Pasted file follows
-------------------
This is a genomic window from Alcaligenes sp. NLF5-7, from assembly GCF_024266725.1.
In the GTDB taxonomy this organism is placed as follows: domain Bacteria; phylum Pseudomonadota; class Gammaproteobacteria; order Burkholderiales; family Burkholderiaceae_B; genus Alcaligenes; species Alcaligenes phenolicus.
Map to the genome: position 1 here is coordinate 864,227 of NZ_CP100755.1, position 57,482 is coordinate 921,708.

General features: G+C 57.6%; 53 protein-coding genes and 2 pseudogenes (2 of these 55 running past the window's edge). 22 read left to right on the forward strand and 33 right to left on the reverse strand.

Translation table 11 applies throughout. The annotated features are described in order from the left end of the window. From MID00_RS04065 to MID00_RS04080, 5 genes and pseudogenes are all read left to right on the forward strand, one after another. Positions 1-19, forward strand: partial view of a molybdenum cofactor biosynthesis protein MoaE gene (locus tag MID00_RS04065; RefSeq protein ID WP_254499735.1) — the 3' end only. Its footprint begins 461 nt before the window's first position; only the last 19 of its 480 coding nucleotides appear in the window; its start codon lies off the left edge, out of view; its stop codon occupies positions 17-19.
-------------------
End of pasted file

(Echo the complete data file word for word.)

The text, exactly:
This is a genomic window from Alcaligenes sp. NLF5-7, from assembly GCF_024266725.1.
In the GTDB taxonomy this organism is placed as follows: domain Bacteria; phylum Pseudomonadota; class Gammaproteobacteria; order Burkholderiales; family Burkholderiaceae_B; genus Alcaligenes; species Alcaligenes phenolicus.
Map to the genome: position 1 here is coordinate 864,227 of NZ_CP100755.1, position 57,482 is coordinate 921,708.

General features: G+C 57.6%; 53 protein-coding genes and 2 pseudogenes (2 of these 55 running past the window's edge). 22 read left to right on the forward strand and 33 right to left on the reverse strand.

Translation table 11 applies throughout. The annotated features are described in order from the left end of the window. From MID00_RS04065 to MID00_RS04080, 5 genes and pseudogenes are all read left to right on the forward strand, one after another. Positions 1-19, forward strand: partial view of a molybdenum cofactor biosynthesis protein MoaE gene (locus tag MID00_RS04065; RefSeq protein ID WP_254499735.1) — the 3' end only. Its footprint begins 461 nt before the window's first position; only the last 19 of its 480 coding nucleotides appear in the window; its start codon lies off the left edge, out of view; its stop codon occupies positions 17-19.